A Playful Parody – Potted Potter Returns to The Seymour Centre

Potted Potter Rating

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What began as a skit in 2005 to entertain people lining up to buy Harry Potter and the Half-Blood Prince in a London bookstore has become Potted Potter, a smash hit sell-out show all around the world. This modest five-minute skit grew to incorporate the first six books in a one-hour show in 2006. Creators Daniel Clarkson and Jefferson Turner expanded their show in 2007 to include JK Rowling’s seventh book, which is where the magic lies in this current form.

It’s easy to see how Potted Potter has outlasted other parodies over the last 17 years. The formula is simple – make your audience laugh! And laugh we did for almost all of the 70-minute performance. There were audience members of all ages, from kids dressed up in their favourite Hogwarts house uniform as others donned witch’s pointy black hats to parents and the older generation attendees. At times, it was similar to a kid-friendly ‘clean’ stand-up comedy set, complete with a lot of audience participation and laughs. One part I shan’t spoil had the audience involved in a group game.

The script was deceptively clever, delivered in a rapid conversation between the two characters, Brendan and Scott. Despite the fast narration, there were no fumbles or tripping over the quick-witted lines. Paired with comedic physicality and perfect timing, the character’s expressions sometimes gave away their surprise when interacting, hinting at some smart stage improvisation. This appeared to keep the script fresh and was delivered so well that it was hard to tell whether it was improv or really good acting. Either way, it worked. They cleverly wove in lines that were particularly Australian too, at one time referring to the ‘bin chicken’, which made everyone laugh.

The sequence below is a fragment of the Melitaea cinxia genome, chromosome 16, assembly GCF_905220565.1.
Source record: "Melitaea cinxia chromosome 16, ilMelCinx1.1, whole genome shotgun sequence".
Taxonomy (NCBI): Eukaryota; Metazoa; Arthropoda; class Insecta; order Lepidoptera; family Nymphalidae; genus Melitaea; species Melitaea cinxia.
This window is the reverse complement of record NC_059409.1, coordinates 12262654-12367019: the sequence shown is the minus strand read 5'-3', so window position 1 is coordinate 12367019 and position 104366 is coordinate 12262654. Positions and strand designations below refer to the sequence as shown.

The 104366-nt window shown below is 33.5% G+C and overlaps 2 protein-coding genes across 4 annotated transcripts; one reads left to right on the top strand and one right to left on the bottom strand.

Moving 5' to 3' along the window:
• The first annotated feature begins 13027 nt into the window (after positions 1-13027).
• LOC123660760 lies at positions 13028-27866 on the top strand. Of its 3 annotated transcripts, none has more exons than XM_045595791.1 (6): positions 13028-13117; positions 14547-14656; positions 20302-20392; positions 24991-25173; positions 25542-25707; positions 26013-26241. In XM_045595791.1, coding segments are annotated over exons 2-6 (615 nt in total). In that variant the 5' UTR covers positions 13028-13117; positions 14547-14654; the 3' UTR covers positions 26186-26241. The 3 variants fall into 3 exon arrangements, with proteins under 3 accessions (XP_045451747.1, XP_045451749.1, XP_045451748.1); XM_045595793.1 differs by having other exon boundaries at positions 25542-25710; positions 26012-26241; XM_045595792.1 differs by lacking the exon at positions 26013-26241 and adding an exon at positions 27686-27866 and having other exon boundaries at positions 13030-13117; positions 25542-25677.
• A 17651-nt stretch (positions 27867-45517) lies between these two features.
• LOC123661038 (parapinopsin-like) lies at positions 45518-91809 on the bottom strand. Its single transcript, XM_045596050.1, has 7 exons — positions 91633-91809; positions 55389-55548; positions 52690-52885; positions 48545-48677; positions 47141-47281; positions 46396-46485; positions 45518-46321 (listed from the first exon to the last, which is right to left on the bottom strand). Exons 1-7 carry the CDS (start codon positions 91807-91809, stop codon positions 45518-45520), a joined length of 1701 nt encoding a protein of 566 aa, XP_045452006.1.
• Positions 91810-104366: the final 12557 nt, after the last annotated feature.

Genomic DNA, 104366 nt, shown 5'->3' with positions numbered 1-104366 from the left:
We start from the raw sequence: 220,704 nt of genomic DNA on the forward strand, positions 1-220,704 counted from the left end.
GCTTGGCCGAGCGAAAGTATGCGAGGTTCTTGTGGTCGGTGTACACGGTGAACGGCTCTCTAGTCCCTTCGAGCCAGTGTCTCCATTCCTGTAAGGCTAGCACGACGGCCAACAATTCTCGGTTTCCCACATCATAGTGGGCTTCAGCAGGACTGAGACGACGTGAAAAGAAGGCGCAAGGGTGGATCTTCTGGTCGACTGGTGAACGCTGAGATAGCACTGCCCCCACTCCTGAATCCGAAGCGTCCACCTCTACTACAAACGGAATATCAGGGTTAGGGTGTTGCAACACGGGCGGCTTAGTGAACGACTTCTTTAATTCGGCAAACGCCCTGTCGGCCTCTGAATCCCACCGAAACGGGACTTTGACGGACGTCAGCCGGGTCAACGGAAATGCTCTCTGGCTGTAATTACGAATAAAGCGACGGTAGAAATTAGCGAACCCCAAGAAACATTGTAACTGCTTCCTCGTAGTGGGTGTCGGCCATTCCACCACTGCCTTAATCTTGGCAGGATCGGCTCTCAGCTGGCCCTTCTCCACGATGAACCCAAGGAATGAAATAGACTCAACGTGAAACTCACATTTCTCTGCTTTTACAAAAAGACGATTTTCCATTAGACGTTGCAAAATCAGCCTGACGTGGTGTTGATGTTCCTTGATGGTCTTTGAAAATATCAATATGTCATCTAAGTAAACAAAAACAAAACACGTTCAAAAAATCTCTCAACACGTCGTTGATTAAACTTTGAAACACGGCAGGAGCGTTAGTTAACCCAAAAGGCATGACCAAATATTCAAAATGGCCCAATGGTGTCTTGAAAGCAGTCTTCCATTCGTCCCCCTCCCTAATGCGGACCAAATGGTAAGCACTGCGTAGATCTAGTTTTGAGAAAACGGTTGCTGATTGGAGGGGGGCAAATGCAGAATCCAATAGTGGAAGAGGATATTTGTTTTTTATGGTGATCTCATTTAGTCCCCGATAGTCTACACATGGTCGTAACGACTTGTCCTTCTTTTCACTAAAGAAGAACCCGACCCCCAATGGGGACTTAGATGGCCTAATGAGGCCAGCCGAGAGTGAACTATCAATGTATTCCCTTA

The set design by Simon Scullion was purposely basic, which didn’t place them at Hogwarts; rather, it added to the charm of a parody. The same was true for the costumes and props used. It was like Turner and Clarkson raided their dress-up and toy box at home and used what they had, such as a stuffed snake and various wigs. Rather than detract from the performance, they added a comfortable charm and a good spice of fun to the Potted Potter experience.

Composer Phil Innes created an air of Harry Potter expectation as the audience was being seated. The music as each book tale begins is cute in the repetition.

The performance also featured some magic, as expected from a book about this topic, as well as a hilarious musical duet complete with a dance break between the two characters to close the show. One of my favourite lines delivered by a ridiculously dressed character was, ” Look it up in the book of cool.”

This quirky performance of Potted Potter will appeal to people of all ages if you expect a lighthearted and quick tour through the seven books’ plot points.

Do you need to have read all seven books to enjoy this performance? No, not at all. It certainly referred to certain things that people who love the Harry Potter series would quickly understand; however, those who hadn’t read all the books gained an understanding of what was going on easily. The characters were all there, in fine form, represented by the two actors.

Potter Potter An Unauthorised Harry Experience is playing at The Seymour Centre, Sydney, from 12 – 21 April and will tour Melbourne, Adelaide, and Perth throughout May.

This review also appears on It’s On The House. Check out more reviews at Whats The Show to see what else is on in your town.

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